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News Briefs

Israeli Settler Leaders Say Sharon Offered Unacceptable Deal


Leaders of the Israeli settlement movement said Tuesday that Prime Minister Ariel Sharon had proposed dismantling seven isolated settlements as part of a plan of “unilateral disengagement” from the Palestinians.

The settler leaders said Sharon promised in exchange for their support to seek legislation banning the removal of more settlements before a final agreement with the Palestinians.

Sharon said that any report of such negotiations was false.

“I have no intention of legislating any law that would tie the government’s hands,” he said. He said his advisers had only just begun drawing up his plan.

The settler leaders said that they rejected the offer at a meeting in recent days with a representative of Sharon. Bentzi Lieberman, the chairman of the Yesha Council, the main settlers group, told Israel radio that the proposal amounted to “the unilateral transfer of Jews.”

A public fight between the settlers and Sharon could potentially serve the interests of both. For the settlers, it could signal the right-wing elements of Sharon’s government to stiffen their opposition to his plan; for Sharon, it could signal Washington that he has limited political room to maneuver.

Six Killed, Four Wounded in Iraq


Six U.S. soldiers were killed and four wounded, at least one critically, when homemade bombs exploded in two separate roadside attacks on Tuesday in central Iraq, military officials said. An Iraqi civilian was killed and several others injured in one of the bombings.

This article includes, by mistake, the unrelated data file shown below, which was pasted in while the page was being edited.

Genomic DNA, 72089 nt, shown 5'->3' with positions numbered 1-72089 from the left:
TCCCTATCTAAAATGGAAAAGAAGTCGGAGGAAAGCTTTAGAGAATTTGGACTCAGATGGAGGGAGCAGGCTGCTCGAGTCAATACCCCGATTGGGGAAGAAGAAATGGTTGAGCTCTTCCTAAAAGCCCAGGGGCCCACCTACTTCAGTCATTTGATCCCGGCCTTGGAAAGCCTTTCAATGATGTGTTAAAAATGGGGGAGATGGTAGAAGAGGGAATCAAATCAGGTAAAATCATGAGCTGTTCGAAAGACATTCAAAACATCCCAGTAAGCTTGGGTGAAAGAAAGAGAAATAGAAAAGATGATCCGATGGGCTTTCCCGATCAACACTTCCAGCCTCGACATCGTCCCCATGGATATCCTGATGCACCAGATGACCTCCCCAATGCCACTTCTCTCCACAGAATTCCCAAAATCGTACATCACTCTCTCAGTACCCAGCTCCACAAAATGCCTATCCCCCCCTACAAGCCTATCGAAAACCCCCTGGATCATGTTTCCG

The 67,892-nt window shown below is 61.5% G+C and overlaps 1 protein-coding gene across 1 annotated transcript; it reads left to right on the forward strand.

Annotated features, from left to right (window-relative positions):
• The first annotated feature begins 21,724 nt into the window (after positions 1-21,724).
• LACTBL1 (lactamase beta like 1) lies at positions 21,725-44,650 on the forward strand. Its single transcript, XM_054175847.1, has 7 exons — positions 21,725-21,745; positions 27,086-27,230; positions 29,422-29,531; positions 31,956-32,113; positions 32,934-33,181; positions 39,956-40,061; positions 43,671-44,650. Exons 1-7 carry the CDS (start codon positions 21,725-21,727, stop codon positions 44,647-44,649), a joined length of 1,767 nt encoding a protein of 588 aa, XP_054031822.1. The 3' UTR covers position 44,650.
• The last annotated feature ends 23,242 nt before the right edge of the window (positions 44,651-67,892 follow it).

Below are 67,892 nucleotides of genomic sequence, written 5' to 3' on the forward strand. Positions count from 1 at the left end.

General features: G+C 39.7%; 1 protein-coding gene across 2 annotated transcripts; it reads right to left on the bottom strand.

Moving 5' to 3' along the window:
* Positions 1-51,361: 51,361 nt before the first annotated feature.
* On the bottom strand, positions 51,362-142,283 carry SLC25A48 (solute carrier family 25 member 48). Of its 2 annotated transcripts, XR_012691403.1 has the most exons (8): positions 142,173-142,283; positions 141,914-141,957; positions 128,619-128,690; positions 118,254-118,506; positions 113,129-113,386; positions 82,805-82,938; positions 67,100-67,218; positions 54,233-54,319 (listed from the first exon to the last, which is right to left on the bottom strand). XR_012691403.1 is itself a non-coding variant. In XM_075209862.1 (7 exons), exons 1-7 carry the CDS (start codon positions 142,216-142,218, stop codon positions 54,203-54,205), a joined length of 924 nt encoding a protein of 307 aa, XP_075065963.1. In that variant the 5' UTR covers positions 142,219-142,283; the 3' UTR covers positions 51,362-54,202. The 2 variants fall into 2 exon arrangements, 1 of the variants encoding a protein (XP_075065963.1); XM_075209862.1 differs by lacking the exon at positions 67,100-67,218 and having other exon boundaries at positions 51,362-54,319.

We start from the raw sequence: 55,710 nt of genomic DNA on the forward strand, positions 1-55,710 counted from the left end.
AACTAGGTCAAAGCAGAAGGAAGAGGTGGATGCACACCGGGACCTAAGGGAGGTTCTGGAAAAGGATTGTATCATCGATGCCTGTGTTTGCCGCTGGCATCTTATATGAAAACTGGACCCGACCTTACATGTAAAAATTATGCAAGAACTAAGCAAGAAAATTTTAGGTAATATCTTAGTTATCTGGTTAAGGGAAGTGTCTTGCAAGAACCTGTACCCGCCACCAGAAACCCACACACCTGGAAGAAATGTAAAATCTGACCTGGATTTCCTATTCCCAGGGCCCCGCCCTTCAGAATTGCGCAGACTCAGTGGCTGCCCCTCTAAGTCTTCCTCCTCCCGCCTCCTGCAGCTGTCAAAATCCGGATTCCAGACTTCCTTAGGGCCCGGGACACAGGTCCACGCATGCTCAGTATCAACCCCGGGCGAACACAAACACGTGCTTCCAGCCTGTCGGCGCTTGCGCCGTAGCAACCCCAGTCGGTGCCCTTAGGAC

Also on Tuesday, a gunman opened fire on two cars carrying Cable News Network workers south of Baghdad, killing two Iraqi employees and slightly injuring a cameraman, according to a military spokesman and a CNN statement.

The bursts of violence came on a day when U.N. Secretary-General Kofi Annan SM ’72 announced that he would send a team to assess the viability of holding direct elections here in the next several months, provided that security and other practical arrangements were in place for that team.

Dan Senor, a spokesman for the Coalition Provisional Authority, said in a news conference here that the occupation authority was already working with some security experts the United Nations had sent to Iraq to arrange security.

The first bomb attack took place in Khaldiyah, 60 miles west of Baghdad, at 12:55 p.m. The bomb killed three U.S. soldiers and critically wounded another. One Iraqi civilian was killed and several others were injured. Soldiers arriving to help the wounded came under small-arms fire, said Brig. Gen. Mark Kimmitt, a spokesman for the occupation forces.